In no sense of denial, he felt his surroundings. Soft, it was soft. A fluffy sort of soft. Slowly, his eyelids turned a bright yellow. Fluttering his eyes, he opened them. The sun stood demandingly before him, burning through his vision. He quickly turned away, only to realise, he was resting on a large cloud. With others doing the same.

A faint chant echoed in the gloomy distance. He noticed something, something strange, something unnatural. A man, sat, with almost his whole left arm transparent. “Sir?” he asked “Sir, I say, whatever has happened to your arm?” No response except a songful sentence, it matched the distant chants.  ‘The more you stay the more you fade’.

Rather unsettled, he looked down and saw his finger tip fading to dust. He never left from that day, he just faded. Like the others.

Bettie Lee


On and on the boy trekked. On and on he went. A cool breeze tapped him on the shoulder and sent a rush down his spine. He had been searching for hours, and now boredom dragged him down. Nothing exciting had appeared in his new domain just like his old one. He looked around – finding emptiness – apart from an old ornate gate which lead to an orchard. Surely that couldn’t provide him with more excitement than he had now. He debated with himself for a moment but then came to the conclusion it wouldn’t, so headed away.

Later on in the week, he found himself once again in that same position of curiosity. Ambitious though he was, he couldn’t force himself to do this. Against his own will it was, he just couldn’t do it. One step at a time. Thud. Thud. He thought with each one if this was a good idea. He may never come back. And then… BOOM! He was gone.

A whirlpool picked him up, and flew him into a haze of what seemed like… butter? Unable to gaze behind himself, he cried out – not knowing if that would draw some sort of attention. “Aaaarrgh!” he cried out again once more; then it just happened to stop. Everything halted. He opened his eyes. No more butter floated around him. Confused, he looked around. He froze. No longer lazily dragging himself along the wet fields of his godfather’s domain. He was nowhere. He gazed around once again, and caught a glimpse of a dappled light shining far off in the horizon. He waited some time for the same cool breeze to tap his shoulder; it didn’t come. BOOM anew world appeared before his eyes. The dappled light was coming towards him. But what was it?  Some sort of creature galloping towards him. A horse. Glinting in the sky’s sunset. Several minutes later it was by his side, snorting in his face. Seconds later the landscape had changed again – leaving a shattering shake. This time he didn’t like where he was. Home. The orchard had gone though. Unwillingly, he headed for the house, the place worth forgetting. The door creaked open flowing a solemn feeling over him.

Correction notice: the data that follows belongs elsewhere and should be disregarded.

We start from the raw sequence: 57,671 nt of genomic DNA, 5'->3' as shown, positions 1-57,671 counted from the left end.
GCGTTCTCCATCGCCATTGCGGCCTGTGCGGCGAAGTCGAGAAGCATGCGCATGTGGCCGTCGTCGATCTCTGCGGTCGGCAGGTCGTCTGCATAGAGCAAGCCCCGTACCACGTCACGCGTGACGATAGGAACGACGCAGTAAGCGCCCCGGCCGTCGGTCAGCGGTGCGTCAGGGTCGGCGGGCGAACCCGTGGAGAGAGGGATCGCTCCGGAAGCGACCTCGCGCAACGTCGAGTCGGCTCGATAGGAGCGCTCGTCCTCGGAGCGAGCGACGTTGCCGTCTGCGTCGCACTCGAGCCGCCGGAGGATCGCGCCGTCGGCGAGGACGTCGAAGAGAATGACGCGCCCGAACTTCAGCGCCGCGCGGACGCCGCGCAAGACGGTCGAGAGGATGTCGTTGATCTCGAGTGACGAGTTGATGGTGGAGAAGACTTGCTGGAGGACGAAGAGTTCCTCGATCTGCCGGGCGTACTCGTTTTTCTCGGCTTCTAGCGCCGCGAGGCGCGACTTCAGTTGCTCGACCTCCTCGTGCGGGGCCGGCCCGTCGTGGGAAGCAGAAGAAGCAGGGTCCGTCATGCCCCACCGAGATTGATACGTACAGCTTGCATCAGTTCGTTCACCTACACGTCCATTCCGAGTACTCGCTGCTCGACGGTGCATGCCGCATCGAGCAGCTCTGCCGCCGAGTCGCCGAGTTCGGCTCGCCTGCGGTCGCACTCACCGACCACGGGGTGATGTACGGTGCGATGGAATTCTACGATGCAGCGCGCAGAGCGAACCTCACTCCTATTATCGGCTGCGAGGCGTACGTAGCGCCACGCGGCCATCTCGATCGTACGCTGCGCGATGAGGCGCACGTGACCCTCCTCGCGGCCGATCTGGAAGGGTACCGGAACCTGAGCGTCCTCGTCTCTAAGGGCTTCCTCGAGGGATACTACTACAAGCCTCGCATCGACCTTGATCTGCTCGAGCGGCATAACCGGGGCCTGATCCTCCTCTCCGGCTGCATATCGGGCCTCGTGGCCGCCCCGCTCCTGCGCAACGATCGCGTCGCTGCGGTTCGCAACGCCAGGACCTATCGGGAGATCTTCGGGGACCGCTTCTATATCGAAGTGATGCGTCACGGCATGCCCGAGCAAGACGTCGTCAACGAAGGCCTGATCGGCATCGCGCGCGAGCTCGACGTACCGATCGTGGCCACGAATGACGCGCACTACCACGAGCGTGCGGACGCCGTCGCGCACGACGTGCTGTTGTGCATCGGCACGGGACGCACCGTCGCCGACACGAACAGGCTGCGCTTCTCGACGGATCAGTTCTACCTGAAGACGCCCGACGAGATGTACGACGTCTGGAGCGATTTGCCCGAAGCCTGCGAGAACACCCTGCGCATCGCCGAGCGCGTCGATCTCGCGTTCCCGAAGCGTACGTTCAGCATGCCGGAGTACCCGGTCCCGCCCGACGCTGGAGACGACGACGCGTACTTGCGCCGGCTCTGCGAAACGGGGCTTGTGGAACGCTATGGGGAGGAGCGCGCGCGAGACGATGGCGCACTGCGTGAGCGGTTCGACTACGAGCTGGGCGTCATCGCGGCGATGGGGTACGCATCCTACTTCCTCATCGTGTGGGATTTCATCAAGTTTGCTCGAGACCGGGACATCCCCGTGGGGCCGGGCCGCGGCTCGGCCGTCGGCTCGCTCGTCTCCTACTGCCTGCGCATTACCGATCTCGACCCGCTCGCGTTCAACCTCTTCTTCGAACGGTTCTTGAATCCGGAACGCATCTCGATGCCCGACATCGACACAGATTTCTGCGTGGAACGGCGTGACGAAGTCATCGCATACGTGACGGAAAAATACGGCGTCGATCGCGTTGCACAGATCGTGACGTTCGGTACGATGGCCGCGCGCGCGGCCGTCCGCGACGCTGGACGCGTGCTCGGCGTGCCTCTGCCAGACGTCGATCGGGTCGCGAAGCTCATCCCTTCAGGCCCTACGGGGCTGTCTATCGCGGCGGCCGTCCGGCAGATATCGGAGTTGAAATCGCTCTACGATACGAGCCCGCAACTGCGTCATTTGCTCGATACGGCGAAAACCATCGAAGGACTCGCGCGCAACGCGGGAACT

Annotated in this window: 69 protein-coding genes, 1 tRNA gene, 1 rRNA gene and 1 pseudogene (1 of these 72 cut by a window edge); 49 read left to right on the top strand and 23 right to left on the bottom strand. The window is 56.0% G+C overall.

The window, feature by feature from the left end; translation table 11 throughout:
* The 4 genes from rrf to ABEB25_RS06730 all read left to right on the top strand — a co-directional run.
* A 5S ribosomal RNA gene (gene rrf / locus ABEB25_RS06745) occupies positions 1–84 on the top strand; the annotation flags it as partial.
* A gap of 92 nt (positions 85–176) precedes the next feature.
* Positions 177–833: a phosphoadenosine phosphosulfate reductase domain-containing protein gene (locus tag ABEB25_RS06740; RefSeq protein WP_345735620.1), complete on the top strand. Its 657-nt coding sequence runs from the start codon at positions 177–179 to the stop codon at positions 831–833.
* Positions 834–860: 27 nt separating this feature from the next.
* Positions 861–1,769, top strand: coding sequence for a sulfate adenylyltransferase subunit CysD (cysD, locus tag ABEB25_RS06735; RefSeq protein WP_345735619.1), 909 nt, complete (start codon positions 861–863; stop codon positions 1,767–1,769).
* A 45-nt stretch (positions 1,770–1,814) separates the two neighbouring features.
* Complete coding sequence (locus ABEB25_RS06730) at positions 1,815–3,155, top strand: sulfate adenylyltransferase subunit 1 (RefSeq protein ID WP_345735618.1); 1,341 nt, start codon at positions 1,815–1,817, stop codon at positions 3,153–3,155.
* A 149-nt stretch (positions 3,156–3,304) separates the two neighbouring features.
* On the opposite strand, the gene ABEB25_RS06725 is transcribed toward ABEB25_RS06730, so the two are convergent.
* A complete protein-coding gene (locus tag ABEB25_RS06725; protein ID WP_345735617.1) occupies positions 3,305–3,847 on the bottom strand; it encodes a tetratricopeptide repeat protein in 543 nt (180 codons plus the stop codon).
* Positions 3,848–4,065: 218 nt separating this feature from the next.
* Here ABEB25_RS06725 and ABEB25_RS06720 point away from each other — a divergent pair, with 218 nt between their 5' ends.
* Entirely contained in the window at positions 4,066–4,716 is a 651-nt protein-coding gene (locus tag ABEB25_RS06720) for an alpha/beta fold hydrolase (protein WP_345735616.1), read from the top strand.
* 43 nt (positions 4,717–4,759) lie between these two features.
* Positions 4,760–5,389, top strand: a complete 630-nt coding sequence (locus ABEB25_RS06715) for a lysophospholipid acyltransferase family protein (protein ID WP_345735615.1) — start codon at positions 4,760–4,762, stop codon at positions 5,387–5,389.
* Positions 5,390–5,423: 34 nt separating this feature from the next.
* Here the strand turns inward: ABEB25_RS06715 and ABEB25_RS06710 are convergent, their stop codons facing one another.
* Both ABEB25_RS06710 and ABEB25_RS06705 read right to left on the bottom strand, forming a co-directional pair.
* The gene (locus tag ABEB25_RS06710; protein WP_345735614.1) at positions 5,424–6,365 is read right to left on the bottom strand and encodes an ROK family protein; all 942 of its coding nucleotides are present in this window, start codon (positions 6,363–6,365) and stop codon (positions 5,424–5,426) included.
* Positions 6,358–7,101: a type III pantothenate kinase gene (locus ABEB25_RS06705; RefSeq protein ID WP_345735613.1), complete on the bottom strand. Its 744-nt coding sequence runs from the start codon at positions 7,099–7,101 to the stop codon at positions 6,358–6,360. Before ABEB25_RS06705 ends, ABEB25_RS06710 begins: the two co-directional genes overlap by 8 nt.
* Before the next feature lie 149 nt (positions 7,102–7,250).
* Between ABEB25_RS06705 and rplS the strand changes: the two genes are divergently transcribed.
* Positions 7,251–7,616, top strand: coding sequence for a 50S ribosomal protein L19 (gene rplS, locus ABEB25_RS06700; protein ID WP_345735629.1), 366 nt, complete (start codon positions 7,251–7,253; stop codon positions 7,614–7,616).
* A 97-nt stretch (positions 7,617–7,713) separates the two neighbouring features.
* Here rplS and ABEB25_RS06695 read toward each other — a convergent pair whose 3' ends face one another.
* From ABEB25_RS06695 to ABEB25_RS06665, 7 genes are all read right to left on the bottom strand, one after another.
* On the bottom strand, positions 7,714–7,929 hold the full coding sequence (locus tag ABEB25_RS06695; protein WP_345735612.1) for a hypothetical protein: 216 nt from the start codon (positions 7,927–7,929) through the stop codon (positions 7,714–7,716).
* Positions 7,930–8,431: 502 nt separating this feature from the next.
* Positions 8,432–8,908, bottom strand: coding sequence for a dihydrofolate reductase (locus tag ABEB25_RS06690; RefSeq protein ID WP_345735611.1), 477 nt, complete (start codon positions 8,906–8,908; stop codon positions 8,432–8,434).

Finley Ashton


Can I include editing to publish my work?


It was a gloomy day where the skies were pure black and boredom filled the room. She found herself lying on the dirty floor staring up at the ceiling. Maisy’s tummy rumbled jumping up she ran into the kitchen opening all the cupboard doors until she found the tin of biscuits. Taking one out Maisy shoved it into her mouth. There was no sound apart from the munching in her mouth. A smile spread across her face. Delicious!

Then something happened. She found herself to have stumbled into the cupboard. Confusion quickly came to her brain. “It will be a dead end” she thought to herself but the opposite happened.

She felt herself being teleported into a tornado with images spinning round her. It was the future. The strange thing about the whole thing was she wasn’t falling just spinning in the same position. Maisy could tell she wasn’t on earth but what was it. None of her thoughts could become certain. When she saw new things different feelings started to rise through her body. It had been ages since she entered this world as she started to wonder when she would get out.

Gently it started slowing until it finally…  Stopped. Suddenly there was a thud as Maisy fell to the ground. She suddenly decided to take this opportunity to explore this new world not thinking about the consequences.

“Lots of things are oddly similar” she thought carefully keeping these thoughts inside her head in case anyone else heard. As she was new to the world she hid and barley a single person noticed her.

For instance there were roads but no cars instead scooters from what it looked like. There were many more strange but still wonderful things to see. Maisy felt a chill of excitement climb up her spine as she set of into this new dimension. The biggest difference was there was no adults and children even had jobs. Sky scrapers towered over her making Maisy as small as a mouse. Every shop she saw she went in to discover getting more intrigued every time. New things big and small came before her eyes.  Now she had explored an adventure was about to begin.


Ella Pennington


Finally, she had made it. She was safe.


Or at least she thought it was.  This story was far from over. Exhausted, the ambiguous character leans back, slouched against a wall. Where did the wall go? It certainly seemed quite far away. Turning around, she cannot see anything. Only mist in place of the grey brick. “This seems like another adventure,” She thought, pleased secretly for more heart-stopping excitement. The mist parts as she tentatively steps through . . . then the floor parted.